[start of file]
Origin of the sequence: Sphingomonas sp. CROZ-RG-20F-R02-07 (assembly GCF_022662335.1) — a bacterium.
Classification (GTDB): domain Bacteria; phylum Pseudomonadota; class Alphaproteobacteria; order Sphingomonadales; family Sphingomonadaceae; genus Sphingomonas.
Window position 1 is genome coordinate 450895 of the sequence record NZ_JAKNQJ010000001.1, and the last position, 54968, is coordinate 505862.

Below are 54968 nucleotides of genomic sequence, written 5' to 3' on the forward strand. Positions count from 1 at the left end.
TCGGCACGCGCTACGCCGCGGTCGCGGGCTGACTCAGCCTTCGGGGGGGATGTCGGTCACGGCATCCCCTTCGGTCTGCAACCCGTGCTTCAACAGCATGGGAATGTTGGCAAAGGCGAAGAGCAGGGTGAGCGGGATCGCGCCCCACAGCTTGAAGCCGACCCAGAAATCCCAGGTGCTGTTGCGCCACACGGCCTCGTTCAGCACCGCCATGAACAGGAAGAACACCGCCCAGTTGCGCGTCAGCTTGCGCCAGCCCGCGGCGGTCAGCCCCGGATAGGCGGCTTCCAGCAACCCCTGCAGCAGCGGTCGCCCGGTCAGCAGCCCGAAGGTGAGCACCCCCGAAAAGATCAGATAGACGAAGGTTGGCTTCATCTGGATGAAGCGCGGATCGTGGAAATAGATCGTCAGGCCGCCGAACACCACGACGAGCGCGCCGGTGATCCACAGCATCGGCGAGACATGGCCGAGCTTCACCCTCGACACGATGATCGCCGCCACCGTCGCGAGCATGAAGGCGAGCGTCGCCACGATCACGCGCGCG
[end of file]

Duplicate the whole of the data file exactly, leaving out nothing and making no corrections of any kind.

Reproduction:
Origin of the sequence: Sphingomonas sp. CROZ-RG-20F-R02-07 (assembly GCF_022662335.1) — a bacterium.
Classification (GTDB): domain Bacteria; phylum Pseudomonadota; class Alphaproteobacteria; order Sphingomonadales; family Sphingomonadaceae; genus Sphingomonas.
Window position 1 is genome coordinate 450895 of the sequence record NZ_JAKNQJ010000001.1, and the last position, 54968, is coordinate 505862.

Below are 54968 nucleotides of genomic sequence, written 5' to 3' on the forward strand. Positions count from 1 at the left end.
TCGGCACGCGCTACGCCGCGGTCGCGGGCTGACTCAGCCTTCGGGGGGGATGTCGGTCACGGCATCCCCTTCGGTCTGCAACCCGTGCTTCAACAGCATGGGAATGTTGGCAAAGGCGAAGAGCAGGGTGAGCGGGATCGCGCCCCACAGCTTGAAGCCGACCCAGAAATCCCAGGTGCTGTTGCGCCACACGGCCTCGTTCAGCACCGCCATGAACAGGAAGAACACCGCCCAGTTGCGCGTCAGCTTGCGCCAGCCCGCGGCGGTCAGCCCCGGATAGGCGGCTTCCAGCAACCCCTGCAGCAGCGGTCGCCCGGTCAGCAGCCCGAAGGTGAGCACCCCCGAAAAGATCAGATAGACGAAGGTTGGCTTCATCTGGATGAAGCGCGGATCGTGGAAATAGATCGTCAGGCCGCCGAACACCACGACGAGCGCGCCGGTGATCCACAGCATCGGCGAGACATGGCCGAGCTTCACCCTCGACACGATGATCGCCGCCACCGTCGCGAGCATGAAGGCGAGCGTCGCCACGATCACGCGCGCG